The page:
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Anatomy of a Losing Trade


Remember: Investing is an emotional as well as an intellectual discipline.

It's my belief that trading and investing is, more than an intellectual discipline, an emotional discipline.

Therefore, I'm going to share the following self-analysis in the spirit of affecting positive change through financial understanding.

Description of the Trade that Failed

After having correctly picked the bottom and having gotten fully invested on the long side in early March while the S&P was between 680 and 700, on April 15, I announced on Buzz & Banter that I'd decided to take profits on my entire long position. I did so with the S&P between 840 and 845.

I explained that I was expecting a dramatic increase in volatility accompanied by a correction of around 10% sometime between April 15 and May 15.

I developed a 4-part rationale for a correction:

1. Given that it was highly likely there'd be disappointments at some point during earning season, the probabilities of a correction were high. And given that companies that had recently exceeded expectations were being sold after their earnings announcements, probabilities of such a correction had increased.

2. The prospect for speculation surrounding the stress tests was a looming threat to the market.

3. I developed a somewhat esoteric theory that drew an inverse parallel between the extreme volatility between mid-October and mid-November of 2008 after a steep and steady fall, and what might be a similar explosion of volatility after a similarly steep and steady rise leading up to mid-April of 2009.

4. Some proprietary indicators of mine that had a very good recent track record were flashing sell signals.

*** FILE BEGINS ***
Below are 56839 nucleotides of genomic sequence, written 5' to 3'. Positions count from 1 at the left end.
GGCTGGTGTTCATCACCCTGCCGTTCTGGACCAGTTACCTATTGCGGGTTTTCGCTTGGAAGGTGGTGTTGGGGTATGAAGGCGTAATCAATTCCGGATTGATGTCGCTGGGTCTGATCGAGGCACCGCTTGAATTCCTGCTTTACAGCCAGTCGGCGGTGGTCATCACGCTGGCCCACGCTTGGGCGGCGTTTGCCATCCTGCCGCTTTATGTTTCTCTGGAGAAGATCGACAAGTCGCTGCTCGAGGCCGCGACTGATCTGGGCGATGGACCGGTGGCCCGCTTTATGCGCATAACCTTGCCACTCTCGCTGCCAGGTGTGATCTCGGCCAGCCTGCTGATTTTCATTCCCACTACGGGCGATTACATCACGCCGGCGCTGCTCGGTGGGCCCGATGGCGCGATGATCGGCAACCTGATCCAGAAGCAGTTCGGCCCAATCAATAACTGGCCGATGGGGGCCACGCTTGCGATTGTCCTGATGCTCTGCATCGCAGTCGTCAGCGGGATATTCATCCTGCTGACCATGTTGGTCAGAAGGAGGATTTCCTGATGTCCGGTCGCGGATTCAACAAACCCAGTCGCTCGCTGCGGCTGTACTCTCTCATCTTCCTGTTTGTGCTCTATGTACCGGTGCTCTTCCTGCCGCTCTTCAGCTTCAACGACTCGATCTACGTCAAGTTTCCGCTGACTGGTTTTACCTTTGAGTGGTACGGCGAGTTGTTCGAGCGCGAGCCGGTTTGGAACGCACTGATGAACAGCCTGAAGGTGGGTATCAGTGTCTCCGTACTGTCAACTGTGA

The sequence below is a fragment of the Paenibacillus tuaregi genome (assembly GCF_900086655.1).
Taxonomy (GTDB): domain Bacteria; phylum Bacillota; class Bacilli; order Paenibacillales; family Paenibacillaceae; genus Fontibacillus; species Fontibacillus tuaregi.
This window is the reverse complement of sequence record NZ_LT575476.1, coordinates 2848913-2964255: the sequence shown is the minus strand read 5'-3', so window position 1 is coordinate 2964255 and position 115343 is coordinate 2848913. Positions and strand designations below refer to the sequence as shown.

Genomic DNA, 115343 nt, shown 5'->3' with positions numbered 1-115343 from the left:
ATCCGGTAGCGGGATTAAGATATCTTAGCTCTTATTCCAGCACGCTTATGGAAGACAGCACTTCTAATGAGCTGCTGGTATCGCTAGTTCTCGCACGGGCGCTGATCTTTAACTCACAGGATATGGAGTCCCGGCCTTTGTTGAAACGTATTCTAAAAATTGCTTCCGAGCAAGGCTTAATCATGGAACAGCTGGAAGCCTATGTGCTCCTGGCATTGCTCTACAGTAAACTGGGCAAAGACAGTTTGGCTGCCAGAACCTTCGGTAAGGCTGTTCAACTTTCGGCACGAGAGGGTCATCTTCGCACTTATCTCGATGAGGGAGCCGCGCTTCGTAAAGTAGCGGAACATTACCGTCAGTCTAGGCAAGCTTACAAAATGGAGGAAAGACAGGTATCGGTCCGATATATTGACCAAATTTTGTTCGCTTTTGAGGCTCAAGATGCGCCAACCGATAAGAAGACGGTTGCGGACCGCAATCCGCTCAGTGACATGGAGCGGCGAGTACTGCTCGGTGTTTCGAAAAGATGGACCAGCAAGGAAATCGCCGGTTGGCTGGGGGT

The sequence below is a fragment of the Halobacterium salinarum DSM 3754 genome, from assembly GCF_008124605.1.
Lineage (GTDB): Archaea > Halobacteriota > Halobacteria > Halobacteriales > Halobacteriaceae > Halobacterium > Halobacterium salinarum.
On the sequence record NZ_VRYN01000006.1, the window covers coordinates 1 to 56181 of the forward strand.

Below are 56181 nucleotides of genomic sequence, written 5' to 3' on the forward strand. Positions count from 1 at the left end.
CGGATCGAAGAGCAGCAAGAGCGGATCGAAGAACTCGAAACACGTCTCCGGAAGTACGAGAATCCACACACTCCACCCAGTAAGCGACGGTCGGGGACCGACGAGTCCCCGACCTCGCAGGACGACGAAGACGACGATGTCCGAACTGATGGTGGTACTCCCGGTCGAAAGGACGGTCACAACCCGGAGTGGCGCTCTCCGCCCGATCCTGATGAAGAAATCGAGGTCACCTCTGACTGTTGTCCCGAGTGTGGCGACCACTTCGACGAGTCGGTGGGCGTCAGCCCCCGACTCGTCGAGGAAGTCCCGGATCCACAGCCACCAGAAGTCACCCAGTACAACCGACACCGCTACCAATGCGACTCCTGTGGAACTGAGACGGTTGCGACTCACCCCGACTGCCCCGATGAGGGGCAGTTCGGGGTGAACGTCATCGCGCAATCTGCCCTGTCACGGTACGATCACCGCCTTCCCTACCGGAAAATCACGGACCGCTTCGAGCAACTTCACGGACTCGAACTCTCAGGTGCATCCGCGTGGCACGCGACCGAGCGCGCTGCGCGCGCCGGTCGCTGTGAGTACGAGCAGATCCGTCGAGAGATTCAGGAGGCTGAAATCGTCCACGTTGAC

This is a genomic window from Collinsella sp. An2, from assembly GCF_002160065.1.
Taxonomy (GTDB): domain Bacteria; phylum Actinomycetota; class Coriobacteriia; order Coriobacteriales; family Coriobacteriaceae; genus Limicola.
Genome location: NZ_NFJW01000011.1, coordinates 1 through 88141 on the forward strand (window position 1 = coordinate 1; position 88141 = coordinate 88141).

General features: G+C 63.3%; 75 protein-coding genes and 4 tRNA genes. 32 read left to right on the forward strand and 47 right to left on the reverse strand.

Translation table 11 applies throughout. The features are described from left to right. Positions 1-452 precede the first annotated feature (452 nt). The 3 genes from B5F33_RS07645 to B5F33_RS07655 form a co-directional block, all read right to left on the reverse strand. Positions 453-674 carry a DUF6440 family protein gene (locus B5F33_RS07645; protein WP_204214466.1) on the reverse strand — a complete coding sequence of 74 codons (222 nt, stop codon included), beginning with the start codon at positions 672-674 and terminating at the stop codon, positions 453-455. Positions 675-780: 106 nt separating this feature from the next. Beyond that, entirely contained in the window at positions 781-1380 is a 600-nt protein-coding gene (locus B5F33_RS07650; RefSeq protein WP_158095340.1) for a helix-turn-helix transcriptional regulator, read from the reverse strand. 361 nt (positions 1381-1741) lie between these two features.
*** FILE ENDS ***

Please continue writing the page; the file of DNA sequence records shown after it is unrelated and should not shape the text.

Notwithstanding all of these rationales, on the very day I sold all of my long exposure, I expressed a strong doubt regarding my correction thesis: "I do have one major concern: Everybody and their grandmother is expecting a correction. So I very much doubt that it will occur in the manner that people expect."

On Friday, April 17, I actually decided to establish a put position in XLF and SPX in anticipation of a sharp 1- to 2-day correction the following week. At the time I established these put positions, the S&P was at around 875.

The timing seemed perfect. The following Monday, April 20, the market corrected significantly to about the 832 level. As announced on the Buzz & Banter, I closed the put position Tuesday morning, April 21, when the market was in the 835 range. So far so good.

I announced in Buzz & Banter that I was expecting another assault on the highs and possibly a false break of the 875 level before the market finally made a 10% correction. The former was spot on. However, at this point, things started to go bad for this trade.

Beginning on April 23, I began to focus on risks related to the stress tests, and wrote an article on April 27 (Op-Ed: Back-Door Nationalization?) highlighting the severe dangers inherent in SCAP. I began accumulating some put positions in XLF on April 24 and continued through April 30, adding a VIX call position.
No positions in stocks mentioned.
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